• Aldi gets rave reviews from shoppers
     | August 16,2013
    Albert J. Marro / Staff Photo

    Cashier Amanda Ley, right, rings out Judy Mangels at the opening of the new Aldi supermarket on South Main Street in Rutland on Thursday.

    For Dema Hart of Pittsford, the opening of the Aldi supermarket on South Main Street will save her a trip.

    “I usually go down to the Aldi in Bennington,” said Hart, who was standing in line under sunny skies with a few dozen other shoppers waiting for the grand opening Thursday morning.

    Hart said there was one reason why she would make the monthly trek down to Bennington: big savings over other major supermarkets in the area.

    She wasn’t alone in her praise of Aldi and its low prices and quality.

    “It’s a great store,” said Zena Gates, who was waiting with her husband, Robert. “You’ve got to like the products.”

    The Mount Holly couple said shopping around for the lowest prices is no small matter either.

    “We’re on a fixed income,” Zena Gates said.

    Bernie Graham of Rutland routinely travels over to the Aldi in Glens Falls, N.Y. Graham said he hopes with the new competition, Hannaford and Price Chopper may “drop some of their prices.”

    For Aldi, Rutland represents its second store in the state. The Bennington Aldi opened several years ago.

    The German-based supermarket chain boasts what it says are “unbeatable prices.” When switching from name brands to Aldi’s 1,400 private-label brands, the company said shoppers can save “up to 50 percent.”

    Shortly after a 9 a.m. ribbon cutting, shoppers with carts in hand got their first glimpse of the 18,000-square-foot store.

    Instead of the typical supermarket with items individually stacked on shelves, Aldi is a no-frills supermarket — more like a warehouse store — with cut open boxes of canned vegetables, cereals and paper goods, neatly stacked row after row.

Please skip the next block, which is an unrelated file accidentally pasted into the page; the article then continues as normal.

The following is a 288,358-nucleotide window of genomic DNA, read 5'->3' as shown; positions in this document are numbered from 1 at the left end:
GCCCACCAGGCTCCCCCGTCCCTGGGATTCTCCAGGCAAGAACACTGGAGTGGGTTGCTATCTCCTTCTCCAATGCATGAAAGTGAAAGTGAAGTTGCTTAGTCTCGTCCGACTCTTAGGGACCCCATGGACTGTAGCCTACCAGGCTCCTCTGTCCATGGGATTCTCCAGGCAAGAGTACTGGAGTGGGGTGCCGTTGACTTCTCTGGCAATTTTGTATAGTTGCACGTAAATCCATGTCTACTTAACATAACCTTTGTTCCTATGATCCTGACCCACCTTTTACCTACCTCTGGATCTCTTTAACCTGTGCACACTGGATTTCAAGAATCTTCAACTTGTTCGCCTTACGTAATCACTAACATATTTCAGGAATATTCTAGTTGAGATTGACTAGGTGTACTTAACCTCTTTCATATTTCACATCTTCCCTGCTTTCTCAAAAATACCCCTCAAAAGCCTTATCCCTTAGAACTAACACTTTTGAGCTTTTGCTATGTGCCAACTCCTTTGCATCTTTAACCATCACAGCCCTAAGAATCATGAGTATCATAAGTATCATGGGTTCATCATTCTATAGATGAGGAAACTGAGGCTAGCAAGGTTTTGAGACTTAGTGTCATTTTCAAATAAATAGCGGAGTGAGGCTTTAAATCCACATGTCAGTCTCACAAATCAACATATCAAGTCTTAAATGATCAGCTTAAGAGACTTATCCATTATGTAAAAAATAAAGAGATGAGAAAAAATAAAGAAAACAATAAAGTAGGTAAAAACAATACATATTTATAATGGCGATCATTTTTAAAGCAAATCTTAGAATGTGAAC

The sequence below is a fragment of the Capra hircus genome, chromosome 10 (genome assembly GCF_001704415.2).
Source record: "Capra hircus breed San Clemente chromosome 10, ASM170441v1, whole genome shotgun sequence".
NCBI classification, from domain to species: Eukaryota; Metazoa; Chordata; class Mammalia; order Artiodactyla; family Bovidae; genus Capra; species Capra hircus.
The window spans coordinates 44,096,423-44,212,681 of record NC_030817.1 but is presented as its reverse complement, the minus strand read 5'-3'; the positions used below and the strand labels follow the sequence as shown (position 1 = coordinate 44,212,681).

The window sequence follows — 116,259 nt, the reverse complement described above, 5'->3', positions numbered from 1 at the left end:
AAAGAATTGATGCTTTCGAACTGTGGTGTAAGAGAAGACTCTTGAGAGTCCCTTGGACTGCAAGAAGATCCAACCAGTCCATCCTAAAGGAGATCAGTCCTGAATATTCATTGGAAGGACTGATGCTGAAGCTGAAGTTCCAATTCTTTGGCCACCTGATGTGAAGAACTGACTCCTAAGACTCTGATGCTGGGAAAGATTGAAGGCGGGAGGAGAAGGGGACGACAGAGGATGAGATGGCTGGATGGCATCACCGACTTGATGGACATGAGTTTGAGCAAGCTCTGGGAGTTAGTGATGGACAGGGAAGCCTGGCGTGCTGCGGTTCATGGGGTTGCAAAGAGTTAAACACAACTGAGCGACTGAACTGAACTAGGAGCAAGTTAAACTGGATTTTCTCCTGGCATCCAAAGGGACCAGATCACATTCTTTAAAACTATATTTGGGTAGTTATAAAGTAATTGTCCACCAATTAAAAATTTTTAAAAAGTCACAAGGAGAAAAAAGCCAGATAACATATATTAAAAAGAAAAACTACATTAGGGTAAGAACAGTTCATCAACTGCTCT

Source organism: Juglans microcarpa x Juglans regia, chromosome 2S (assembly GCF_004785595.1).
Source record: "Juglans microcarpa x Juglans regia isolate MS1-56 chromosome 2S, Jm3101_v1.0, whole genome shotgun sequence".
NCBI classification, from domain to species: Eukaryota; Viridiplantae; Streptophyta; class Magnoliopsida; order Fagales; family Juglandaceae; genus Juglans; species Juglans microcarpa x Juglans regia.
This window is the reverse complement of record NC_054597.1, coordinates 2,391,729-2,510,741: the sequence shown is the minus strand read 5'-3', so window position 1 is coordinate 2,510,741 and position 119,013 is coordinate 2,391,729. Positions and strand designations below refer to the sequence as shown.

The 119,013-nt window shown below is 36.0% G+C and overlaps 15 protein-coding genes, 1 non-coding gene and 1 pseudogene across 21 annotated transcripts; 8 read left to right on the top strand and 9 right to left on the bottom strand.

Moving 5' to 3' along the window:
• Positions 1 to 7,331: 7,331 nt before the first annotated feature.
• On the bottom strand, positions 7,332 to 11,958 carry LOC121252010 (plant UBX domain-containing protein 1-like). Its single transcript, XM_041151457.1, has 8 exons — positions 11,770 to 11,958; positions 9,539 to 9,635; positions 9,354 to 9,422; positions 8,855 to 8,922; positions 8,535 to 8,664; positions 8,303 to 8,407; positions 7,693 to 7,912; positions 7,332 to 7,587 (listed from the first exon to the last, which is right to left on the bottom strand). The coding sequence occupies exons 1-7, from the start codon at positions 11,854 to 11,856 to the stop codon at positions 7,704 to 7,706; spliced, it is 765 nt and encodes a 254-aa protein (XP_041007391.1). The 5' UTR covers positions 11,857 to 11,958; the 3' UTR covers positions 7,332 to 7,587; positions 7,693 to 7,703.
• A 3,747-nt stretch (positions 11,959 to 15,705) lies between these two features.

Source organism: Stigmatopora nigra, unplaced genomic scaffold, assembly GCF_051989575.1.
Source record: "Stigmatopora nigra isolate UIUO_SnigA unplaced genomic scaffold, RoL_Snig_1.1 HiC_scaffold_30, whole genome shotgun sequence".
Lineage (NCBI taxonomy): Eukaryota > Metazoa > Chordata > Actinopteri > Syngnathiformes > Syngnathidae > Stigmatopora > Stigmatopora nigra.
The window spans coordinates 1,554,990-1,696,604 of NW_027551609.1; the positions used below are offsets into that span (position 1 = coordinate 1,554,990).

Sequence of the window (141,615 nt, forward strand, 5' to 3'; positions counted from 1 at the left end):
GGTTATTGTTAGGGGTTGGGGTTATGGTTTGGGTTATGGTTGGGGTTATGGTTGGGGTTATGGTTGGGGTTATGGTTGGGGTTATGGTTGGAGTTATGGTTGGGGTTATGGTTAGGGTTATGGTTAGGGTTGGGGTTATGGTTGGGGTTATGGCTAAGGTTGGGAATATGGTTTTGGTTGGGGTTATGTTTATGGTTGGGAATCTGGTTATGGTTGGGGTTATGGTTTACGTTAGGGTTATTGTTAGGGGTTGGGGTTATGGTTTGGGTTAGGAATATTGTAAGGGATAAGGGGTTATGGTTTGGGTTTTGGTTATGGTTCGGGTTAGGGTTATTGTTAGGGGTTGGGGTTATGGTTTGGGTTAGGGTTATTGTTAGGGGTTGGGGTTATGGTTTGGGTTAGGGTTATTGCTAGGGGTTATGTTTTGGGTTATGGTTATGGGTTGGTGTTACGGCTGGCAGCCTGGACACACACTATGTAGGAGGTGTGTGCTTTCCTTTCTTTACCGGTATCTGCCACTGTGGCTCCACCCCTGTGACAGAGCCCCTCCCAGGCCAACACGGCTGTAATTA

Here’s a small sampling of prices: Aldi brand canned corn, 49 cents; fresh celery, $1.29 a bunch; a 5-pound bag of sugar, $2.19; raisin bran, $1.89; milk, $2.89 a gallon; large eggs $1.49 a dozen.

    The store also carries fresh meat and produce.

    One neatly dressed couple from Middletown Springs said they routinely shop the Aldi in Glens Falls. But they also said while Aldi offers significant savings on many items, the store doesn’t carry everything someone would find in a major supermarket.

    One item no Aldi in the U.S. carries are tobacco products. As the story goes, the brothers who started Aldi in Germany disagreed on whether tobacco products should be sold, so they divided the company into north and south divisions. The southern division, which includes the U.S., does not sell tobacco products.

    The store does, however, sell beer and wine.

    The store also does business differently to hold down costs. Shopping carts require a quarter deposit and shoppers are encouraged to bring their own shopping bags. The store sells bags at a nominal cost. Shoppers also bag their own groceries at the checkout.

    The store takes cash, debit and EBT cards but does not accept credit cards or checks.

    Michael Aschbrenner, Aldi operations director, said Rutland had been in the company’s plans for some time.

    “The one store we have in Bennington, Vt., the customers have given us really positive feedback as to their needs and what we can bring to the community,” Aschbrenner said in an interview. “So Rutland has been a project of ours for several years.”

    Although the Rutland area is an older, low- to middle-class community, Aschbrenner said a number of factors went into putting a store here but he said “all demographics benefit from shopping at an Aldi.”

    Aldi has 16 full-time employees and two part-time workers. Aschbrenner said the average pay is $12.25 an hour with full-time workers receiving benefits, including medical, dental, life insurance and a 401(k) plan.

    At the ribbon-cutting attended by city, town and Aldi officials, Mayor Christopher Louras made his comments brief.

    “And I’m not going to give a speech,” Louras said. “I just want you guys inside this building shopping.”

    The store is open from 9 a.m. to 9 p.m. Monday through Saturday and from 10 a.m. to 7 p.m. Sunday.


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